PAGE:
A balanced leader will not only take in more perspectives, as I explained in another post on leadership decision-making, but also integrate four energies. There are four fundamental patterns of energy that recur again and again, in our external body and our internal psyche. Integrating and skillfully using these energies is an important part of becoming a complete leader.
Ginny Whitelaw, in her book Move to Greatness: Focusing on the Four Essential Energies of a Whole and Balanced Leader, first highlighted these energy patterns for me. “Running through your nervous systems are four essential energy patterns that manifest in every movement, thought, feeling action…These patters function mentally, physically and through your whole behavior as they’re based in the primary neuromuscular link of mind and body.”
Whitelaw explained how these patterns affect our behaviors. “While they start as inner movements in our nervous system, they show up as outer movements in the world: in how we communicate, organize our time, make decisions, handle conflict, lead teams, manage our lives, and run companies.”
While Ginny Whitelelaw was inspired by patterns in our nervous system, two psychologists, Robert Moore and Douglas Gillette, took inspiration from the famous psychologist Carl Jung and his analysis of our ‘inner geography.’
In their book, King, Warrior, Magician and Lover, Moore and Gillette recommend a path to ‘integrated fullness’ through the balance of four archetypes. The authors based their work on Carl Jung’s concept of archetypes. These are ‘blueprints’ that are hardwired into our psyche.
Archetypes, the authors explain, are like a magnet below a sheet of paper moving iron fillings with its magnetic force. “The same is true of archetypes. They remain hidden. But we experience their effects …in our patterns of behavior and of thought and feeling.” Although the book focuses on the male psyche, the authors highlight the important fact that these blueprints manifest themselves as both male and females and all human beings can access these archetypes.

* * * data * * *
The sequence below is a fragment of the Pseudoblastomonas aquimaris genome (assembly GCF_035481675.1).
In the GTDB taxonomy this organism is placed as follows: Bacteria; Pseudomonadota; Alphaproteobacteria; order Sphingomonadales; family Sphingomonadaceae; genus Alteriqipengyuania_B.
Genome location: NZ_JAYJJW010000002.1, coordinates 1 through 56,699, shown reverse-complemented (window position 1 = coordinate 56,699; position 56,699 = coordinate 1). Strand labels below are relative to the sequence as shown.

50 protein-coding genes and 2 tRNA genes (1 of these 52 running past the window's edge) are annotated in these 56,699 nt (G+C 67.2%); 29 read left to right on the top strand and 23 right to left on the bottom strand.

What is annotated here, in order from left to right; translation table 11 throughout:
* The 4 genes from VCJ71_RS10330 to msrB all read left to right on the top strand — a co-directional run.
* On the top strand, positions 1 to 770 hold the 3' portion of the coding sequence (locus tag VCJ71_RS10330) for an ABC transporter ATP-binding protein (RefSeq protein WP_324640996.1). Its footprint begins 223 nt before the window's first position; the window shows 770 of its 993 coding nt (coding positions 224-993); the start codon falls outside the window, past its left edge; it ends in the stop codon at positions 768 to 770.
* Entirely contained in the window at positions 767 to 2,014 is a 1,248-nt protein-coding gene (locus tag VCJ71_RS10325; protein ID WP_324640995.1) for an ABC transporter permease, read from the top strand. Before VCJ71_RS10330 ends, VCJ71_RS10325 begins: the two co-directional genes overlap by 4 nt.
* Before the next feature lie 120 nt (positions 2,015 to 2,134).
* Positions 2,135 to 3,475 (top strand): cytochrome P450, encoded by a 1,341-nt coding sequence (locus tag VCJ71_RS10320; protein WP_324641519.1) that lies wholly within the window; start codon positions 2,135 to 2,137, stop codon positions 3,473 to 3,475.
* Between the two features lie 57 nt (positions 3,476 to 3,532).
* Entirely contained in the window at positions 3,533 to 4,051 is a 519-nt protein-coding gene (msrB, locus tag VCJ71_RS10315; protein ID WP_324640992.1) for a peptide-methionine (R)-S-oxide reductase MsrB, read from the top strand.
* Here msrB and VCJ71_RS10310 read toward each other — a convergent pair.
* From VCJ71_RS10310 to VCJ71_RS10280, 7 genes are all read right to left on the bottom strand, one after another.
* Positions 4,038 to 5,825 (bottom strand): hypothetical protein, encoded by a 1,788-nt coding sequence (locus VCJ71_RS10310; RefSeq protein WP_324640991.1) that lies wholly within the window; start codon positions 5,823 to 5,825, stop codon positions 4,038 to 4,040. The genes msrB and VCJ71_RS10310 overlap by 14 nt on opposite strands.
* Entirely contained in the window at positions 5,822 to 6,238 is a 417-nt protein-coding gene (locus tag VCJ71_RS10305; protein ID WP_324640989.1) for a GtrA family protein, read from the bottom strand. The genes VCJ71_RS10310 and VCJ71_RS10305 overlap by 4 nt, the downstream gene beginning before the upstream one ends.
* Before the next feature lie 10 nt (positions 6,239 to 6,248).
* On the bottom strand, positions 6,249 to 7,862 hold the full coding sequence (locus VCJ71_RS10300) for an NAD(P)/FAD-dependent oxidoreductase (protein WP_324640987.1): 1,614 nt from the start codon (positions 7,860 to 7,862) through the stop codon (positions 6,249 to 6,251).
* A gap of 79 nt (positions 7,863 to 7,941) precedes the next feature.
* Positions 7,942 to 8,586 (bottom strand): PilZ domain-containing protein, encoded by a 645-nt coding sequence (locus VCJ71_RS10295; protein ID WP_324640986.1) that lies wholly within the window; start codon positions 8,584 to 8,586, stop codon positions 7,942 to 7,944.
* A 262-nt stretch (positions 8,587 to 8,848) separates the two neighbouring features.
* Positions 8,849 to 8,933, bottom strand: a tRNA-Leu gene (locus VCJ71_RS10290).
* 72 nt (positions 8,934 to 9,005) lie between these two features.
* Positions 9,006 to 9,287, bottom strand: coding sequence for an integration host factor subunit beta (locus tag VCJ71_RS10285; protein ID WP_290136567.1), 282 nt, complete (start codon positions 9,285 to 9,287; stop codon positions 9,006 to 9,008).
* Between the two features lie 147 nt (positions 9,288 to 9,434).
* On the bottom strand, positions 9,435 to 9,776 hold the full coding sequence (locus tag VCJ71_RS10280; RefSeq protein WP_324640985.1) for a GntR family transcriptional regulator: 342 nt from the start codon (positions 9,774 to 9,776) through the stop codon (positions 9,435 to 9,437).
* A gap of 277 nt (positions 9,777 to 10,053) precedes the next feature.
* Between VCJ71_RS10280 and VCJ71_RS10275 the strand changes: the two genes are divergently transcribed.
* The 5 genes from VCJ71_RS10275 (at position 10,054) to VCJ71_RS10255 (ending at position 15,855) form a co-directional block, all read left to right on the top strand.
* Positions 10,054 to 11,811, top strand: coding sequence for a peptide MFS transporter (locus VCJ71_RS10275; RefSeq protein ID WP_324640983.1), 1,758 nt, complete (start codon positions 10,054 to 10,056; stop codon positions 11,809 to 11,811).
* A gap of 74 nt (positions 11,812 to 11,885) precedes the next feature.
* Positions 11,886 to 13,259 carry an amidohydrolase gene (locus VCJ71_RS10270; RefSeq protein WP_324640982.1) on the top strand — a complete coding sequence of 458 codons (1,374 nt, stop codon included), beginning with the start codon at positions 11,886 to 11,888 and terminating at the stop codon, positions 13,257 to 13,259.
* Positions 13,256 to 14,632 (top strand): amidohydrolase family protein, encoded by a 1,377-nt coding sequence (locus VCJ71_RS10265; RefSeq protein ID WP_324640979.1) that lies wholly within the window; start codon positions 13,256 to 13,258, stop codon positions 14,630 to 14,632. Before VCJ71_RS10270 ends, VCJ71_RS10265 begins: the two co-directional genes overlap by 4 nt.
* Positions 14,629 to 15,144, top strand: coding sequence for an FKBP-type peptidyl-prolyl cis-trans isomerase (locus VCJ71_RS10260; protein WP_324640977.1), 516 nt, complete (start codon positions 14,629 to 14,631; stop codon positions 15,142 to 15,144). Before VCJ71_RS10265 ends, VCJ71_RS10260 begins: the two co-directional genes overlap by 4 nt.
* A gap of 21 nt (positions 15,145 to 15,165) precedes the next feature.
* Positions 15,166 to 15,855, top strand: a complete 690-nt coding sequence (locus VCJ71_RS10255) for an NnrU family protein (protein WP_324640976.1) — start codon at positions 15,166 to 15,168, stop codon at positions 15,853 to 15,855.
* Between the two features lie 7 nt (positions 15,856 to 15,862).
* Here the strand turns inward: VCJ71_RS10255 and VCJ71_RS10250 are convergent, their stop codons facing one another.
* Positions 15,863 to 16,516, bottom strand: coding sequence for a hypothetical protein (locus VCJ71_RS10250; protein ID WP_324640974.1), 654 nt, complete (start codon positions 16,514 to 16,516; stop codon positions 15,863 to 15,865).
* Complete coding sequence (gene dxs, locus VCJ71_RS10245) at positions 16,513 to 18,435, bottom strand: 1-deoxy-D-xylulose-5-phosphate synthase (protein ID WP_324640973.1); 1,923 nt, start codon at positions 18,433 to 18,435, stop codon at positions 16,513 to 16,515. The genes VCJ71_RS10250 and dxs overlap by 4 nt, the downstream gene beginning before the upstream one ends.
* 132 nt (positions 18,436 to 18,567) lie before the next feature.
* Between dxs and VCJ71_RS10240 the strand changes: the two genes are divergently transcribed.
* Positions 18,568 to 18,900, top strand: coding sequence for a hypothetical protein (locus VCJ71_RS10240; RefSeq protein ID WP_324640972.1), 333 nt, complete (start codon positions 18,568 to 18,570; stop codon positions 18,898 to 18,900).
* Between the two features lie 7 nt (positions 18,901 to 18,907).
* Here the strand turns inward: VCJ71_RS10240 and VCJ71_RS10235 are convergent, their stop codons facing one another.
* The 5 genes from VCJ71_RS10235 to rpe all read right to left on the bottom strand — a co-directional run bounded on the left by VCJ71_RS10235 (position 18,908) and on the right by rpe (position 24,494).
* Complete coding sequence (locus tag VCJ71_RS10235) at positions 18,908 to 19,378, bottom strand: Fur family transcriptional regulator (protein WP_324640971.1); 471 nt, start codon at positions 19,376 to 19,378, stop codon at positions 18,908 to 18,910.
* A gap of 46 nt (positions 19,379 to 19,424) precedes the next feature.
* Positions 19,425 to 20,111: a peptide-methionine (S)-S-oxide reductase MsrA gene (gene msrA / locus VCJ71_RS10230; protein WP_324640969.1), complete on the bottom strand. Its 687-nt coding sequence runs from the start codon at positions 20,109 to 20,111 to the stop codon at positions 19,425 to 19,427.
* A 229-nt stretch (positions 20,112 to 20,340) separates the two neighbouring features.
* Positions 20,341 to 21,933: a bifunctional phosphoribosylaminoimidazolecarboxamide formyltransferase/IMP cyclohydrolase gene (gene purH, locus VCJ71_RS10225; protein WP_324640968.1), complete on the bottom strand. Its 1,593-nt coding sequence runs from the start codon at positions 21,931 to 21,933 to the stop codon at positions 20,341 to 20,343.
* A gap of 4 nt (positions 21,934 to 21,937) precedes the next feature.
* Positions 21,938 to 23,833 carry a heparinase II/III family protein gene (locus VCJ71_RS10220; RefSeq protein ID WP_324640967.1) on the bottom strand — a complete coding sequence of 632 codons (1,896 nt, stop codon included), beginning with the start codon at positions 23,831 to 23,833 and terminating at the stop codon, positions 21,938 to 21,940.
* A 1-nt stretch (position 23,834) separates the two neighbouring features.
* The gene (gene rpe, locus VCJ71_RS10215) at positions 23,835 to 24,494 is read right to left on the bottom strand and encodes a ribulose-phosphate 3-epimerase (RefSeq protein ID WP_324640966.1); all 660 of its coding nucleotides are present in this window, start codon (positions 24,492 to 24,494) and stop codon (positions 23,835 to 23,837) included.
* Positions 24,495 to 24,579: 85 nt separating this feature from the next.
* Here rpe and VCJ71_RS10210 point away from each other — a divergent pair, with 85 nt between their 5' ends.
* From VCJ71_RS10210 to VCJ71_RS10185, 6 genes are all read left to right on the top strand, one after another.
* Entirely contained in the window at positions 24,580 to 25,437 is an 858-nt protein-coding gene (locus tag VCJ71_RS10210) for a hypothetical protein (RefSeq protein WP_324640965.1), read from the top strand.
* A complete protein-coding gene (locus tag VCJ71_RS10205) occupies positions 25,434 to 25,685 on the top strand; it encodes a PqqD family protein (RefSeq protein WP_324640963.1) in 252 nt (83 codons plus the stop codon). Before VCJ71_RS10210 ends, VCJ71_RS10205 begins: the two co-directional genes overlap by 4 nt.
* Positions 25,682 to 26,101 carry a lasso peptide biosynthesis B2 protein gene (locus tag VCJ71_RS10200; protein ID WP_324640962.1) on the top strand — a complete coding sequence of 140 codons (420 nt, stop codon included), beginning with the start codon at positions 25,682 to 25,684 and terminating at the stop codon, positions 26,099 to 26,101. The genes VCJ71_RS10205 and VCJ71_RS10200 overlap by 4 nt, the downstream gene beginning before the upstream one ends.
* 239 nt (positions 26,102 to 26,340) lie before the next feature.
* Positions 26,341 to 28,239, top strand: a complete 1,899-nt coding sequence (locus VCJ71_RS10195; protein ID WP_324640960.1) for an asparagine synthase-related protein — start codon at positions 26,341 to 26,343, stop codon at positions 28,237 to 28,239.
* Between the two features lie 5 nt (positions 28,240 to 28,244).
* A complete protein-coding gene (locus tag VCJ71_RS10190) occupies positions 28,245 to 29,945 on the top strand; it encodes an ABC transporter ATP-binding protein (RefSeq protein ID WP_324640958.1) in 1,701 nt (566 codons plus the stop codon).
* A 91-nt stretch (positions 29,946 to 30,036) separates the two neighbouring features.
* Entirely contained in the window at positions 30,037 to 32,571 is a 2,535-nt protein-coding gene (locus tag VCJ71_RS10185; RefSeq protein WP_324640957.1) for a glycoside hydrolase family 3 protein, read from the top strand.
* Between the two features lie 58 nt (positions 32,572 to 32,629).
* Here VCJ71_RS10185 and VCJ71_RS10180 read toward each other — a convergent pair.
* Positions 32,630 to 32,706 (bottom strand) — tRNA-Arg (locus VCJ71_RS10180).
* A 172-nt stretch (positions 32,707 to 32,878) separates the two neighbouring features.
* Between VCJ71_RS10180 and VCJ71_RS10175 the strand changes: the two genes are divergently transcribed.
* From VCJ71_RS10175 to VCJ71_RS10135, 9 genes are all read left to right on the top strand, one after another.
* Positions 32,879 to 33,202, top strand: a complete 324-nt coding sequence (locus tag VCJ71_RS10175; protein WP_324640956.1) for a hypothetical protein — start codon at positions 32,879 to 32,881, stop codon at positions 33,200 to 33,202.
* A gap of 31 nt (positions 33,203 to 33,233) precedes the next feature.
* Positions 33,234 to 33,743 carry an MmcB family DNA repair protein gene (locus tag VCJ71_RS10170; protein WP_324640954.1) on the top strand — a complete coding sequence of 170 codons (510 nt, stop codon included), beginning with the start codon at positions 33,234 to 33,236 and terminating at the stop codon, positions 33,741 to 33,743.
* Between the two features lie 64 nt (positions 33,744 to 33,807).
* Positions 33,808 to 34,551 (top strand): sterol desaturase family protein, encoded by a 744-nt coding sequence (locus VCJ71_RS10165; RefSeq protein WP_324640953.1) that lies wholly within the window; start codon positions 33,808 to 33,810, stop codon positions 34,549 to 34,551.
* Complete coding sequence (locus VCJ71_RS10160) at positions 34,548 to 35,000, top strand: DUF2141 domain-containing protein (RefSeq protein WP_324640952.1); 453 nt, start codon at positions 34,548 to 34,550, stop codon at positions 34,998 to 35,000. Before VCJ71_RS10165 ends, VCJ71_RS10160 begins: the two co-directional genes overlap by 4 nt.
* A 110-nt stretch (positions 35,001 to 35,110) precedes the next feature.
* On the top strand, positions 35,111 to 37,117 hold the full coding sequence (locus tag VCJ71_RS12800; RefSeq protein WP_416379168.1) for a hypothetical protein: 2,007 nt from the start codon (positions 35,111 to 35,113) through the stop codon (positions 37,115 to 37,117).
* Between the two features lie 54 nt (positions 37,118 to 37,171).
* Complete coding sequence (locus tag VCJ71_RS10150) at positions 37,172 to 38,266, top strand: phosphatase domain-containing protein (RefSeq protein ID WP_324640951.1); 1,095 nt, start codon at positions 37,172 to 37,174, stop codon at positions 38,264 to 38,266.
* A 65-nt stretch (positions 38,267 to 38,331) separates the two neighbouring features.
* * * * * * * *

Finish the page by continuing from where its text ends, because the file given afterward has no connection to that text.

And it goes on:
Moore and Gillette write that there are four major forms of mature energies: King (or Queen), Warrior, Magician and Lover. These archetypes are energy flows that overlap and enrich each other.
When you look at these two perspectives together – four energies from the physical and the four energies from the psyche you see a common pattern:
As we wrap up this section it’s important to highlight two points on our journey to become an integrated leader: none of the energies/archetypes work alone and we can, and must, call upon our entire ‘inner team.’
In describing the Magician, Moore and Gillette suggested the importance of integration of these energies: “We need to mix with the Magician the King for generativity and generosity, the Warrior’s ability to act decisively and with courage and the Lover’s deep and convinced connectedness with all things.”
How do we integrate and blend these four energies? Interestingly enough, both authors’ used the same metaphor: creating an ‘inner team.’
Gillette and Moore taking about the role of a chair in a well-run board meeting:
And Whitelaw also write about calling a meeting: “Let’s call a meeting and pull together all four pattern players your inner team.” “We’ll be consulting the whole team in laying out a plan for moving to greatness, as each of these players owns a key step in the process”:
My final point is that the whole and balanced leader should and must call upon all these energies to maximize his effectiveness and impact in influencing others, accomplishing his worthy mission and improving the organization.
An interesting aspect of these four energies is that they form the basis of the four roles that all leaders have. I recognized this when I mapped out these four patterns described above into the roles that I do as a leader (in the case my position as a VP of Sales):
The authors of King, Warrior, Magician and Lover, used a phrase called “Lord of the Four Quarters,” to describe this integrated perspective of a healthy person. And I believe this balanced perspective applies to the roles of any healthy leader.
Replace my role with another type of position and you will realize that all leaders have similar roles:
The important conclusion here is that these four energies we reviewed are not just aspects of our internal psyche but reflect that physical roles we all exhibit as leaders in the accomplishment of our mission.